Nine CRW members, reportedly admitted after their arrest to Suva's Colonial War Memorial Hospital with chest and head injuries, and an unknown number currently detained in Suva's Korovou Prison, have been denied visits by relatives since their arrest or admission to hospital a week ago. Some suspected rebel soldiers now detained at Korovou Prison in Suva were initially held at the army's Queen Elizabeth Barracks where families were also denied visits. Reports that army and prison doctors have been called in to provide medical assistance to those now held at the prison appear to support Fiji media reports that they were severely beaten by regular troops who arrested them. The Fiji Times of 9 November 2000 cited military commander Bainimarama as saying the visiting restrictions were imposed because the men are being 'treated as murderers'. He was quoted as saying 'The men are injured and are still recovering from wounds they received so why should their wives want to see them?'
Military decrees do not permit arbitrary detention or blanket visiting restrictions for families and lawyers, and only courts may extend detention of suspects held on remand beyond an initial period of 48 hours. According to the families of imprisoned injured CRW members, Korovou Prison officers on 8 November 2000 cited the absence of written instructions from military headquarters for their refusal to honour informal assurances given on 7 November that families would be allowed to visit relatives the following day, and on subsequent Mondays, Wednesdays and Fridays. Amnesty International is not aware of any law or decree under which the military's permission is required for prison officers to allow families visiting rights.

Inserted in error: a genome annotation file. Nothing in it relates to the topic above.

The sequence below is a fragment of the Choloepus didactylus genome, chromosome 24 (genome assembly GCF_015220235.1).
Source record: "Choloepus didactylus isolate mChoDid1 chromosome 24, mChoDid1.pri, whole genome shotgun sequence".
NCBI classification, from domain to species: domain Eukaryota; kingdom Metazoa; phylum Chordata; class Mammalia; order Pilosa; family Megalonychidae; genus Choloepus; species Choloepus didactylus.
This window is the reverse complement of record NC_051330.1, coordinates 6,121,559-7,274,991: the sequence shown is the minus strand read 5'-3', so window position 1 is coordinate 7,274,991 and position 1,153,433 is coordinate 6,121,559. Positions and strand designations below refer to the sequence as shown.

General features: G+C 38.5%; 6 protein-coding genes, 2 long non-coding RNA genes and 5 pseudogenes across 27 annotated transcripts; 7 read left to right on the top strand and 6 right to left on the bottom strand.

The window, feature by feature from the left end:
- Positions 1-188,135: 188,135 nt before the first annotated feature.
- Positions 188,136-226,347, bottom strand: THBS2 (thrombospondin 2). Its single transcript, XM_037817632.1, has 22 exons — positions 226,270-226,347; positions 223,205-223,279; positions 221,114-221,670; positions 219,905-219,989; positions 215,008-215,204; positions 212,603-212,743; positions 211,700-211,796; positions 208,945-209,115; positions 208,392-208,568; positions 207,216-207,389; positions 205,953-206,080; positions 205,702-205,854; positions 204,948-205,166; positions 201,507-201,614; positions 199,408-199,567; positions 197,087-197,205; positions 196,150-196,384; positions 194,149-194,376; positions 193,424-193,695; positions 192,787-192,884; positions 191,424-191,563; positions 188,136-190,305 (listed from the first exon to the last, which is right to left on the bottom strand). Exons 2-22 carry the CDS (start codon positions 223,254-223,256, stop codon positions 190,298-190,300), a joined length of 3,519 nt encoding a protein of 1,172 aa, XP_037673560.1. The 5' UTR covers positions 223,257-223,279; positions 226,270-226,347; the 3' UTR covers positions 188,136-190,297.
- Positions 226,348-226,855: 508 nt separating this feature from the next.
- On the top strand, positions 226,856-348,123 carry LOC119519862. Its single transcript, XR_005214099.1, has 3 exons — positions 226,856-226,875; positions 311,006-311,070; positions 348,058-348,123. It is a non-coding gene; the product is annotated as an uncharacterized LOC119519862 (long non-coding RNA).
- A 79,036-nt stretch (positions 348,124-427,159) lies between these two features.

Amnesty International is concerned that these developments follow earlier reports from Fiji that excessive force was used in the arrest in August of George Speight and his supporters, who led an attempted coup in May 2000, and into which the interim Minister of Home Affairs has ordered an inquiry. However, to Amnesty International's knowledge, no such inquiry has been ordered by the Interim Administration into reports that some police and army officers took part in attacks on Indo-Fijian families by indigenous Fijians supporting the coup on 19 May 2000. The administration has recently recognized the widespread looting and burning of Indo-Fijian homes, shops and farms in racist attacks by indigenous Fijians which caused hundreds of Indo-Fijians to flee their homes.
Amnesty International appeals to the Fiji authorities to respect the fundamental principle of international law that no emergency decrees, mutinies or other threats to national security permit any exception from the universal prohibition of torture and extra-judicial executions. International standards on prisoner treatment, including the prohibition of torture and other cruel, inhuman and degrading treatment or punishment, continue to apply under Fiji's current military decrees and the country's 1997 Constitution.
Amnesty International believes that all alleged involvement of security forces in human rights violations should be equally subject to thorough, independent and impartial investigations, and that suspected perpetrators should be brought to justice, in a fair trial in accordance with international standards. These standards apply equally to those alleged to have participated in the apparent mutiny and to those involved in crushing that mutiny.
Amnesty International calls on prison authorities and the military leadership in Fiji to allow immediate access to any family members, family lawyers and independent doctors requesting a visit to soldiers in hospital or prison.
Amnesty International also urges the ruling civilian Fiji Interim Administration, the military leadership and the Fiji Police Service to ensure that the Fiji Human Rights Commission receives full cooperation and all necessary assistance to carry out an effective, thorough and impartial investigation, in line with international standards on such investigations.